Final Words

Update: With OnePlus's addition of an sRGB mode my verdict on the phone has changed. Click here to read my more recent conclusions, which complement those in this section.

As I think about the OnePlus 3 and all of its aspects, I'm left with both some good and bad surprises, but mostly good ones. When I reviewed the OnePlus 2 I didn't really understand how OnePlus could regress from the OnePlus One in so many ways. Part of it was probably due to the end of the partnership with the Cyanogen team, which seemed to have input on matters such as the display calibration. Another part was due to the state of Qualcomm's SoCs at the time, and OnePlus's less than optimal choices for managing the thermals in circumstances like web browsing. Beyond all of that, I'm reminded of a statement that a friend and colleague of mine made regarding the OnePlus 2 the day my review went live. What he essentially said was that it's no longer sufficient to do minimal engineering and just sell a phone on the basis of a low price and good specs on paper. I think there's a lot of truth to that, and I think moving beyond that kind of design process is something that OnePlus succeeded in with the OnePlus 3. Before I come to a conclusion on the phone, I'd like to go over its core aspects and how they measure up in this increasing competitive market.

The design of the OnePlus 3 really is a level above that of the OnePlus 2. The move to an aluminum unibody combined with reduced thickness and mass makes the device feel of a might higher quality than the OnePlus 2, and it sits more comfortably in the hand. The entire design also feels much more thought out. When you look at the OnePlus 2 the little island with the camera, flash, and IR module looks like it was just slapped on without any thought, while on the OnePlus 3 the camera is met by the antenna bands and has the LED flash set right underneath it. There's just a greater cohesiveness to the entire device, and really my only complaint comes back to the slightly misaligned 3.5mm jack, but that's quite a nitpick. If you were a fan of the OnePlus 2's sandstone back, you can get a case for the OnePlus 3 made of the same material, which addresses that section of the OnePlus fanbase.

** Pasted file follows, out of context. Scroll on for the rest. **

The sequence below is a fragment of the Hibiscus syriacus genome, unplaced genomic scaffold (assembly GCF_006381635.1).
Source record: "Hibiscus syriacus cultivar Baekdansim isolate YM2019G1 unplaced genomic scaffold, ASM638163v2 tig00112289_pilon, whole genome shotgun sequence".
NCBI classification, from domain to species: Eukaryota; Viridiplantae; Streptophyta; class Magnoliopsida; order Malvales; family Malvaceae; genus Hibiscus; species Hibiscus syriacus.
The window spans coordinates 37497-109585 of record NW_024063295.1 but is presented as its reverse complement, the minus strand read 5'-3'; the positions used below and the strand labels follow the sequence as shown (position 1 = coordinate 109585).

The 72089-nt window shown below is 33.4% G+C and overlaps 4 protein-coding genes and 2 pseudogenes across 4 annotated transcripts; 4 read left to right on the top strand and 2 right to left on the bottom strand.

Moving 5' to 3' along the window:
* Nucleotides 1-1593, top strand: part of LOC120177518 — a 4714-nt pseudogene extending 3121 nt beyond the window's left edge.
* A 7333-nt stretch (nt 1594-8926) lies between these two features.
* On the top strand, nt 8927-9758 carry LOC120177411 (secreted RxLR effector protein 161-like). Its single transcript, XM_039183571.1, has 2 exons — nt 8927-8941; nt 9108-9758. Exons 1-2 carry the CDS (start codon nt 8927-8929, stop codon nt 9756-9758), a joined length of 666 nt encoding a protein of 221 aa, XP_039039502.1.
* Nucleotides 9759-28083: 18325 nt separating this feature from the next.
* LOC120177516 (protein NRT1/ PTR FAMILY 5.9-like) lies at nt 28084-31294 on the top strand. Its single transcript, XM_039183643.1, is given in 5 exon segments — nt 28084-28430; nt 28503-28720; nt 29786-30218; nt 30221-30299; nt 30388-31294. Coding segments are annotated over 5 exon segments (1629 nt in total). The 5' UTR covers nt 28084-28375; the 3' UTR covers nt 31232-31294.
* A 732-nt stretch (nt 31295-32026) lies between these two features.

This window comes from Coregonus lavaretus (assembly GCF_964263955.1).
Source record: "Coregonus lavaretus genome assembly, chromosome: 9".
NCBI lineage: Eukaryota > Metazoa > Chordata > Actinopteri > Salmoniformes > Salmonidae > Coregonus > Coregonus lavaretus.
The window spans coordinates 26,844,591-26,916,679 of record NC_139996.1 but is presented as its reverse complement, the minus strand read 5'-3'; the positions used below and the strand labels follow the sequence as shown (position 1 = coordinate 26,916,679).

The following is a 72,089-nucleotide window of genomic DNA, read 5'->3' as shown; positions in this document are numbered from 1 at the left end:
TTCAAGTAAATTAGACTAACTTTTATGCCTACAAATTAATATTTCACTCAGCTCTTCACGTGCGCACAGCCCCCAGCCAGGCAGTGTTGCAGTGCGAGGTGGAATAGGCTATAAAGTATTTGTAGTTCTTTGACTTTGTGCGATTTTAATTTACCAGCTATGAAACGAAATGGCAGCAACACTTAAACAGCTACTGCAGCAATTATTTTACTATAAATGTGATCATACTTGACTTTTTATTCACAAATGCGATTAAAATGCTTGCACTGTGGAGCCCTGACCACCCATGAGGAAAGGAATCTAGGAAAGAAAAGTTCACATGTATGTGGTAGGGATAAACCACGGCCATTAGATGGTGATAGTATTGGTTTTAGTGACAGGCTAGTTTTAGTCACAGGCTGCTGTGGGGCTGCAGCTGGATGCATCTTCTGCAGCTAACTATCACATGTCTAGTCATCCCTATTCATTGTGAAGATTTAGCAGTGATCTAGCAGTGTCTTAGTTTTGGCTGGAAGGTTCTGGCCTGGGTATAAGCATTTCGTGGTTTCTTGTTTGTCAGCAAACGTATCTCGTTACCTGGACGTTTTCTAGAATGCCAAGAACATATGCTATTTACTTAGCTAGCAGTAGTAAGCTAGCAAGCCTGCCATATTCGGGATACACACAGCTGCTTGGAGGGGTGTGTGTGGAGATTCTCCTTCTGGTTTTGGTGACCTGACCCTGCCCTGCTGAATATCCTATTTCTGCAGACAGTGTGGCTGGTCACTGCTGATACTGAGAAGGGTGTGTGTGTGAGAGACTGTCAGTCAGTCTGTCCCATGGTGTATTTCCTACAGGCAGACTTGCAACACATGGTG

While Snapdragon 810's throttling issues certainly presented problems, the OnePlus 2 made the situation even worse with its ridiculous throttling mechanism for Google Chrome that would shut off the A57 cores instantly. This provided web performance that was in the same range as the Moto E and the Moto G, which were available for only $100-200 at the time. Even outside of Chrome, performance in CPU-bound tasks was often worse than the OnePlus One. This could be felt in apps, and throughout the entire UI which made the phone feel painfully slow and sluggish. The OnePlus 3 addresses all of these problems, and it provides class-leading performance among Android devices at this price, while also being one of the fastest devices among all smartphones.